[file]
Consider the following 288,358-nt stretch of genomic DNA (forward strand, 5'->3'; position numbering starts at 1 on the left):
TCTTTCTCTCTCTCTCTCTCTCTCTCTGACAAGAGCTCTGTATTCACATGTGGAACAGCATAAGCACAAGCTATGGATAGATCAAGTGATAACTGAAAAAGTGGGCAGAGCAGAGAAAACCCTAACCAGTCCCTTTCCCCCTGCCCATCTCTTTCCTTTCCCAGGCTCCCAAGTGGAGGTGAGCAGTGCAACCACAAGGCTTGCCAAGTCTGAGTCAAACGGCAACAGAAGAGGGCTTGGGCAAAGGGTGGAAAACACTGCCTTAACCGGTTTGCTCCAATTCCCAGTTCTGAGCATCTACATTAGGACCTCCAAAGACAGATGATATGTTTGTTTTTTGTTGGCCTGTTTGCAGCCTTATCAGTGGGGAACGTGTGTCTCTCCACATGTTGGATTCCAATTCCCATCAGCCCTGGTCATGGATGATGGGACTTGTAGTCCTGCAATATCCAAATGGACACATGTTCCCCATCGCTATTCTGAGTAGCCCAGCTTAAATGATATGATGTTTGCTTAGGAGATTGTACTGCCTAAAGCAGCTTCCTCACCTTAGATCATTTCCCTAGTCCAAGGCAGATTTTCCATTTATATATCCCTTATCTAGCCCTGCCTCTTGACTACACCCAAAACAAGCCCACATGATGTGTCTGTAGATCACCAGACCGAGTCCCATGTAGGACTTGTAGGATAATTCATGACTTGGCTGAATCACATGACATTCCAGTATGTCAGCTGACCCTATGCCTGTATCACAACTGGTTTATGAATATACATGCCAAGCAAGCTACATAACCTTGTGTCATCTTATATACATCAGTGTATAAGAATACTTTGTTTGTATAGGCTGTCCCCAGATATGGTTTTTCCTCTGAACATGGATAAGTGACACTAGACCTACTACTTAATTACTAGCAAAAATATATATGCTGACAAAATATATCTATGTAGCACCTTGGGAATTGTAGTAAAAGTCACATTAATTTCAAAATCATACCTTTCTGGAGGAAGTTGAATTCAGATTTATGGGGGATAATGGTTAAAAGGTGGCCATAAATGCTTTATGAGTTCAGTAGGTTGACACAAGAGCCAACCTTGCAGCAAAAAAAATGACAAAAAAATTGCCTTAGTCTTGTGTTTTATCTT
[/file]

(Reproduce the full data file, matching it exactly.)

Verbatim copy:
Consider the following 288,358-nt stretch of genomic DNA (forward strand, 5'->3'; position numbering starts at 1 on the left):
TCTTTCTCTCTCTCTCTCTCTCTCTCTGACAAGAGCTCTGTATTCACATGTGGAACAGCATAAGCACAAGCTATGGATAGATCAAGTGATAACTGAAAAAGTGGGCAGAGCAGAGAAAACCCTAACCAGTCCCTTTCCCCCTGCCCATCTCTTTCCTTTCCCAGGCTCCCAAGTGGAGGTGAGCAGTGCAACCACAAGGCTTGCCAAGTCTGAGTCAAACGGCAACAGAAGAGGGCTTGGGCAAAGGGTGGAAAACACTGCCTTAACCGGTTTGCTCCAATTCCCAGTTCTGAGCATCTACATTAGGACCTCCAAAGACAGATGATATGTTTGTTTTTTGTTGGCCTGTTTGCAGCCTTATCAGTGGGGAACGTGTGTCTCTCCACATGTTGGATTCCAATTCCCATCAGCCCTGGTCATGGATGATGGGACTTGTAGTCCTGCAATATCCAAATGGACACATGTTCCCCATCGCTATTCTGAGTAGCCCAGCTTAAATGATATGATGTTTGCTTAGGAGATTGTACTGCCTAAAGCAGCTTCCTCACCTTAGATCATTTCCCTAGTCCAAGGCAGATTTTCCATTTATATATCCCTTATCTAGCCCTGCCTCTTGACTACACCCAAAACAAGCCCACATGATGTGTCTGTAGATCACCAGACCGAGTCCCATGTAGGACTTGTAGGATAATTCATGACTTGGCTGAATCACATGACATTCCAGTATGTCAGCTGACCCTATGCCTGTATCACAACTGGTTTATGAATATACATGCCAAGCAAGCTACATAACCTTGTGTCATCTTATATACATCAGTGTATAAGAATACTTTGTTTGTATAGGCTGTCCCCAGATATGGTTTTTCCTCTGAACATGGATAAGTGACACTAGACCTACTACTTAATTACTAGCAAAAATATATATGCTGACAAAATATATCTATGTAGCACCTTGGGAATTGTAGTAAAAGTCACATTAATTTCAAAATCATACCTTTCTGGAGGAAGTTGAATTCAGATTTATGGGGGATAATGGTTAAAAGGTGGCCATAAATGCTTTATGAGTTCAGTAGGTTGACACAAGAGCCAACCTTGCAGCAAAAAAAATGACAAAAAAATTGCCTTAGTCTTGTGTTTTATCTT